Business Basics
Home Page


Who is Bill Gaw?
And why should we
listen to him?

 


lean manufacturing principles and techniques training

A training program that gains employee understanding and commitment
Lean Manufacturing Training Program

If you want to get to the top of the latter, forward this Web page to your CEO/HR
Mfg. Mgmt. Development Program

Continuous Improvement - Part 4 of 8

Part 1  Part 2   Part 3  Part 4  Part 5  Part 6  Part 7  Part 8



Get Bill Gaw's Lean Manufacturing Book
$15.00 Click Here

 Book: "Back to Basics"

 


privacy policy

987

760-945-5596

Other Training Options:

Lean Sigma Assessment

Lean Six Sigma Implementation

Lean Six Sigma, Certification Program

Lean Six Sigma Forum

Lean Manufacturing Basics

Lean Manufacturing Assessment

Lean Manufacturing Transformation Training

Shop Floor Control

Lean Manufacturing Principles and Techniques

Lean Manufacturing Simulation Game

Lean Manufacturing Certification Program

Lean Manufacturing
Seminars

Kaizen Management Training

Lean Manufacturing Problems and Solutions

Lean Manufacturing Seminar-in-a-Box

Supply Chain Management Training Program

Strategic Planning Training Program

Thinking-Outside-the- Box Workshop

Lean Management PowerPoint Training Modules

Lean Manufacturing
Articles

Lean Manufacturing
Consulting

 

THE HELIX OF PRODUCTIVITY GROWTH

The normal way that standardization is accomplished is by being standard initially: only one system or pro­cess to do a given task. To take advantage of systems productivity improvements or to improve the processes, new systems or process are added or modified. The ini­tial system or process is often left intact without reevaluating the original process. After a few years of these changes, someone will come along, observe the numer­ous variations, and state that there must be standard­ization. A large effort begins and the systems and processes are rationalized and standardized once again. With time, new systems and processes are added or modified and the whole process begins again. This is wasteful and time-consuming. How can this be avoided

so that a continuous improvement process can truly be accomplished and sustained?

As systems increase, productivity usually increases. This is because new systems are not usually initiated unless there is a good business reason. Each new sys­tem improves productivity, but eventually productiv­ity begins to slow and then to fall. This decline is due to the fact that more support people are required, more failure points, more training, etc. When the decline be­comes evident, standardization and rationalization becomes the rallying cry. This reduces the number of systems, but productivity does not improve because resources are needed to learn the new systems and move from old systems to new.

 When this transition is complete, productivity takes a big jump and few new sys­tems are added for a period of time because people remember the recent past. But over time, new systems are added to take advantage of technology improve­ments or business changes. When this happens, the die is cast and it is only a matter of time before another helix will appear and the process will continue until people realize that these helixes are wasteful and po­tentially fatal. If your company is facing huge competi­tive challenges at the time of the helix, the company may be doomed because during the time of the helix, productivity will not increase whether you standard­ize or innovate until the helix runs its course. During the time of company crisis, time is something you don't have. Either the company does not have the time or the person trying to improve productivity does not have the time because management will soon blame that person for the lack of productivity.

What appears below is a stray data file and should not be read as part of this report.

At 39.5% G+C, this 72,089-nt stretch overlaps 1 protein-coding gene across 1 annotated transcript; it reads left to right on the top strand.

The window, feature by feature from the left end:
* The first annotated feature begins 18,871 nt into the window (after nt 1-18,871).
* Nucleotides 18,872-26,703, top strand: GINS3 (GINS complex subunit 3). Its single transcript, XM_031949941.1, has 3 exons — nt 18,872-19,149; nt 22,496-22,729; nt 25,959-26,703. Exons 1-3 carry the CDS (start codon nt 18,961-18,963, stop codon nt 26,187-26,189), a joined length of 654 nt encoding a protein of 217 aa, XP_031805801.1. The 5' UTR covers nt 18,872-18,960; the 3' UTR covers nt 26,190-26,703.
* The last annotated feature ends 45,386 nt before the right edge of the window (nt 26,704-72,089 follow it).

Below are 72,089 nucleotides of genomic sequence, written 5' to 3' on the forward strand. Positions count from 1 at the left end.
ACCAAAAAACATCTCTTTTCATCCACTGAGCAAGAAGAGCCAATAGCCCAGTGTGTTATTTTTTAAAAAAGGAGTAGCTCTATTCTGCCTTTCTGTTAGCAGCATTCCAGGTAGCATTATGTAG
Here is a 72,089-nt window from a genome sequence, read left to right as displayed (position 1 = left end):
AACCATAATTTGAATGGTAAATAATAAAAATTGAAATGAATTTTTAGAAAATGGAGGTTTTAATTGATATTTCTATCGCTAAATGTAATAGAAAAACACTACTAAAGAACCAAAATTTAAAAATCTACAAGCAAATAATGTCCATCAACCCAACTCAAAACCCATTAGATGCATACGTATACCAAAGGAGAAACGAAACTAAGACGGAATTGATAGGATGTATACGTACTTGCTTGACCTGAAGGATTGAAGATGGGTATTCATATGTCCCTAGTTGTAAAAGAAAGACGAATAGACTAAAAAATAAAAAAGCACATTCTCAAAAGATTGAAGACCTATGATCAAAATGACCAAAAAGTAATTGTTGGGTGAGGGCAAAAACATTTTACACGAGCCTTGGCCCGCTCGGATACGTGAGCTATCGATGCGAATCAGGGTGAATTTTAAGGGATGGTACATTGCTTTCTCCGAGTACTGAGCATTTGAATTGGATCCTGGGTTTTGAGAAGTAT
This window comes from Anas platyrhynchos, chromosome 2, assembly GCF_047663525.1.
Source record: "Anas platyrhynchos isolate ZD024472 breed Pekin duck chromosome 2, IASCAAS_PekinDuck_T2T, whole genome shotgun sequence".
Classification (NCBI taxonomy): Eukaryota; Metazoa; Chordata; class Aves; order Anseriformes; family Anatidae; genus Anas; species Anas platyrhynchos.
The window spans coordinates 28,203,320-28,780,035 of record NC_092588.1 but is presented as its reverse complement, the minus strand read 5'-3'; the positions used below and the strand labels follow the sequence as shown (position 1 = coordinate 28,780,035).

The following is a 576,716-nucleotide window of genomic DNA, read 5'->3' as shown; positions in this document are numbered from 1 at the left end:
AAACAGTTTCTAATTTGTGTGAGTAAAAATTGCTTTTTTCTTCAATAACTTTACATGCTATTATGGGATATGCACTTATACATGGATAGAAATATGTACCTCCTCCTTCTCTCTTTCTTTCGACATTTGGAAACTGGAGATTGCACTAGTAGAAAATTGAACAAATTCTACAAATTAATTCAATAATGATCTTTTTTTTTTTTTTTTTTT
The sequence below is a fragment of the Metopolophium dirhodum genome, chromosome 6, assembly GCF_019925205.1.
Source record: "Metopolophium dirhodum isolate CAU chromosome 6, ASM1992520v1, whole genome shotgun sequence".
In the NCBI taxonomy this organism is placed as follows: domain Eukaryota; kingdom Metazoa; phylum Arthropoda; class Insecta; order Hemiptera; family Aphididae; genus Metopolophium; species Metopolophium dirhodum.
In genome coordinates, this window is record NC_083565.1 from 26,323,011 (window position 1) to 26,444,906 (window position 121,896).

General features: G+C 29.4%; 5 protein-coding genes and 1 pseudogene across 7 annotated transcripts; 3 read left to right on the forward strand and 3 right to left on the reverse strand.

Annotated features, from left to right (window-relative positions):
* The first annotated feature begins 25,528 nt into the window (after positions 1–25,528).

Continued

Part 1  Part 2   Part 3  Part 4  Part 5  Part 6  Part 7  Part 8


Bill Gaw's Lean Manufacturing & Six Sigma Bulletin (LMSSB)

To stay current on Lean Manufacturing and Six Sigma knowledge and implementation know-how, subscribe to Bill Gaw's Lean Manufacturing Six Sigma Bulletin and you'll receive his weekly solutions to the reasons why 80% of lean initiatives fail to meet expectations. And as a bonus we'll send you a download copy of our eBook, "Thinking-Outside-the-Box.". (All at no cost of course.).

 Simply fill in your first name and email address and click on the bar below:

        Your personal information will never be disclosed to any third party.

First Name:
Your E-Mail:

Here's what one of our 15,000 plus subscribers wrote about the LMSS Bulletin:

"Great manufacturing articles. Thanks for the insights. I often share portions of your articles with my staff and they too enjoy them and fine aspects where they can integrate points into their individual areas of responsibilities. Thanks again."

               Kerry B. Stephenson. President. KALCO Lighting, LLC


Knowledge and implementation know-how you'll not find in the
books at Amazon.com... neither in the APICS Package 
nor the Harvard Business School Press.  

Business Basics, LLC
6003 Dassia Way, Oceanside, CA 92056
West Coast: 760-945-5596 

© 2000-2013 Business Basics, LLC